Let $f:\mathbb{R}^n \rightarrow \mathbb{R}$ be a $C^1$ function,and $a\in \mathbb{R}^n$ such that $\frac{\partial f}{\partial x_i}(a)\ne 0$ for all $i$ and $f(a)=0$.

a) Prove that there is a neighbour of $a$ such that the equation $f=0$ fix $n$ functions:


b) Find $\Pi^n_{i=1}\frac{\partial x_i}{\partial x_{i+1}}$, where the indices are $mod(n)$ and all of the relevant derivatives are at $a$.

I have absolutely no idea how to begin...any ideas?

  • $\begingroup$ What is part a asking? $\endgroup$
    – Red shoes
    Jul 3, 2017 at 19:40
  • $\begingroup$ @Ashkan Edited. $\endgroup$
    – ChikChak
    Jul 3, 2017 at 19:49
  • $\begingroup$ The last term in the product at b involves $x_{n+1}$. Are we supposed to assume $x_{n+1}=x_1$ (that's my guess)? $\endgroup$ Jul 3, 2017 at 19:58
  • $\begingroup$ @HaraldHanche-Olsen yes, bcz It said $mod(n)$ $\endgroup$
    – Red shoes
    Jul 3, 2017 at 20:02
  • 1
    $\begingroup$ For your second question, take a look at this. $\endgroup$ Jul 3, 2017 at 21:29

2 Answers 2


Il order not to mix everything let us denote $X_i$ the new functions, more precisely as $\partial f\over \partial x_i$$ \not =0$, there exists near $(a_1,....a_{i-1},a_{i+1},...a_n)$ a function $X_i (x_1,...,x_{i-1},x_{i+1},...x_n)$ such that $f(x_1,...,x_{i-1},X_i, x_{i+1},...x_n)=0$ and $X_i (a_1,...,a_{i-1},a_{i+1},...a_n)=a_i$.

Deriving the equation $X_i (x_1,...,x_{i-1},x_{i+1},...x_n)$ by $x_{i+1}$ we get :

${\partial f \over \partial x_i} (a).{\partial X_{i+1} \over \partial x_i} +{\partial f \over \partial x_{i+1}} (a)=0 .$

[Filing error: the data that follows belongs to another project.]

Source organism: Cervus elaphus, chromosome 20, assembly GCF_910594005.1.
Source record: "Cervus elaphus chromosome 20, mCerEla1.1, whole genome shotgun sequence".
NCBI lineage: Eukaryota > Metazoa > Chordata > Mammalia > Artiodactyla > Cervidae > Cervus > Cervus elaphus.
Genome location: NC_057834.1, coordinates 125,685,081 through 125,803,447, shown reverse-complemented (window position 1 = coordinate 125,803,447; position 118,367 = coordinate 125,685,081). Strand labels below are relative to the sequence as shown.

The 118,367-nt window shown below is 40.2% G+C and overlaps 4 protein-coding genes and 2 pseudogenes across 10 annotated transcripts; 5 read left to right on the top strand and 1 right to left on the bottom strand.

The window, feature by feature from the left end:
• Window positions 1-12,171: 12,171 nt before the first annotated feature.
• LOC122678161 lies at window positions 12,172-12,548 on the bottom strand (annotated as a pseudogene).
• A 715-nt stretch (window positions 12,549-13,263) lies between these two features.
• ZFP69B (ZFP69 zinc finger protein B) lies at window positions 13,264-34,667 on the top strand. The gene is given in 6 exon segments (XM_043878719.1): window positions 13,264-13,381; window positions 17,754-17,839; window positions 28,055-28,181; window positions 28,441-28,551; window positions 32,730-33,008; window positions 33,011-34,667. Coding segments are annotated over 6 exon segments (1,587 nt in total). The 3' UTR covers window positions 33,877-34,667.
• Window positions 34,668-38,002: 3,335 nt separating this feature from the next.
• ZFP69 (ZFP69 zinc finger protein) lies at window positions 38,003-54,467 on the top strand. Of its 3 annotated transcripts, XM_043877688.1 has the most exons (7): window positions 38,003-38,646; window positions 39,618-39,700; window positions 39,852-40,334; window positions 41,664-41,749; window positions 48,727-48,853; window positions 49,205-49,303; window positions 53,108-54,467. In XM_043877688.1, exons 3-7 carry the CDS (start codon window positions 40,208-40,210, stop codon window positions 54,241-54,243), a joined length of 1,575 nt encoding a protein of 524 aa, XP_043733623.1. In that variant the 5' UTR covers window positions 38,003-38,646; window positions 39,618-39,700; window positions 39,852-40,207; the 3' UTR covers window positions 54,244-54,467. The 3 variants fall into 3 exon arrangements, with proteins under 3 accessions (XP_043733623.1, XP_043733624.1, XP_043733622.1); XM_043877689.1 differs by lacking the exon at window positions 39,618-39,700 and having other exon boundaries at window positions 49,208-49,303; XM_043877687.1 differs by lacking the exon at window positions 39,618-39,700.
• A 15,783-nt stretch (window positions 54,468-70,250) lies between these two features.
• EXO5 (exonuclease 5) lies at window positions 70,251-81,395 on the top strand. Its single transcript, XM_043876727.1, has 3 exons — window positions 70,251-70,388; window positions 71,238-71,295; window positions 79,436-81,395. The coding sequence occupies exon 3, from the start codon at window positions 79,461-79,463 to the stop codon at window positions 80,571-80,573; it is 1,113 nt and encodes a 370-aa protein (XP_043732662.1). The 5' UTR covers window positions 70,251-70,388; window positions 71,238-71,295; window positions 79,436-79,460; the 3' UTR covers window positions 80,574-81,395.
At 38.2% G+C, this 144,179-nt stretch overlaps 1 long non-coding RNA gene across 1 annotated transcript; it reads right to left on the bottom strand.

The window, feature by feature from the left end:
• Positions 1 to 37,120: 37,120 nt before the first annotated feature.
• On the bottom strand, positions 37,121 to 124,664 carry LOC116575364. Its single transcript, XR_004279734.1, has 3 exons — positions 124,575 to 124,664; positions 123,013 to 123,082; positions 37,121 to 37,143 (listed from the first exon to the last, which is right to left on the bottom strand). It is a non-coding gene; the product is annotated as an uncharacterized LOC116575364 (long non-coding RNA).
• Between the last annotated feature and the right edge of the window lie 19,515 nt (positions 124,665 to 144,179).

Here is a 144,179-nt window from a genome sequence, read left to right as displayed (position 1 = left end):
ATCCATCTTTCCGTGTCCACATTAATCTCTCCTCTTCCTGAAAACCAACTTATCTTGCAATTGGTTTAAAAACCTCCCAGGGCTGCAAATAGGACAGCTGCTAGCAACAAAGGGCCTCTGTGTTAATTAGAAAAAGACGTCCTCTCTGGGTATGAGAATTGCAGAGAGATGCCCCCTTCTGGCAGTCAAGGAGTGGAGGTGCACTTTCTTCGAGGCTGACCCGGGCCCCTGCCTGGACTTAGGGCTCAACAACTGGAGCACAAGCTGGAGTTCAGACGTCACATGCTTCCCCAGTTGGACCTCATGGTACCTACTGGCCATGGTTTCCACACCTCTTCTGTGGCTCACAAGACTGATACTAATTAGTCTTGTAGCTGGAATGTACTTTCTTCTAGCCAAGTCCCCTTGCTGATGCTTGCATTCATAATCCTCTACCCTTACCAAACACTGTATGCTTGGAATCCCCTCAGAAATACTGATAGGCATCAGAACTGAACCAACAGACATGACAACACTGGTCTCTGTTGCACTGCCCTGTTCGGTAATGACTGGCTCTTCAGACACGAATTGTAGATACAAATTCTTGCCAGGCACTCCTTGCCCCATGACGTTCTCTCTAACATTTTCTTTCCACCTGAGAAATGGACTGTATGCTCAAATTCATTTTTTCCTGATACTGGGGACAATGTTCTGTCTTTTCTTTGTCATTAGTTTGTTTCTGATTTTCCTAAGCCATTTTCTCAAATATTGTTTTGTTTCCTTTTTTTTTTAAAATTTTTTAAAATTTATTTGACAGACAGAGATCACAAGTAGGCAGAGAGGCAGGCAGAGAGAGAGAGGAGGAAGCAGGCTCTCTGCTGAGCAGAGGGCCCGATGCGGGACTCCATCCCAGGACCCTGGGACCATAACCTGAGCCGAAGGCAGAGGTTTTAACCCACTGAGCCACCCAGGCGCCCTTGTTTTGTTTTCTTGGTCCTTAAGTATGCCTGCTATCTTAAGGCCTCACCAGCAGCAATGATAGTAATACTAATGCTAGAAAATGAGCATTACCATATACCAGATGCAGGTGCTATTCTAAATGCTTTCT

Then ${\partial X_{i+1} \over \partial x_i}= -{ {\partial f \over \partial x_{i+1}} (a)\over {\partial f \over \partial x_{i}} (a)}$

We deduce the product :

$\Pi_1^n{\partial X_{i+1} \over \partial x_i}= (-1)^n$



For part one, Take $i$ and Apply implicit function theorem on equation $f(x_1 x_2,...,x_n)=0$ at point $x=a$ to represent $x_i$ as function of $(x_1,..,x_{i-1}, x_{i+1}..,x_n)$ i.e., $x_i(x_1,..,x_{i-1}, x_{i+1}..,x_n)$. Note that you know $\frac{\partial f}{\partial x_i}(a)\ne 0$.

For part b) use chain rule .

Note that $\Pi^n_{i=1}\frac{\partial x_i}{\partial x_{i+1}} =\frac{\partial x_1}{\partial x_{1}} =1 $

  • $\begingroup$ You're totally wrong on part b. You need to think through implicit differentiation. $\endgroup$ Jul 3, 2017 at 21:20
  • $\begingroup$ @TedShifrin you're saying final answer is not 1 in part b. In both parts I didn't write complete solution , I just wanted give OP hint how to start problem! $\endgroup$
    – Red shoes
    Jul 4, 2017 at 3:44
  • $\begingroup$ You don't know the correct answer (or proof) for part b. Look at the questioin I linked in the comments to the OP. $\endgroup$ Jul 4, 2017 at 5:17
  • $\begingroup$ @TedShifrin Can we say if $n$ is even number then the answer is $1$? $\endgroup$
    – Red shoes
    Jul 5, 2017 at 4:06

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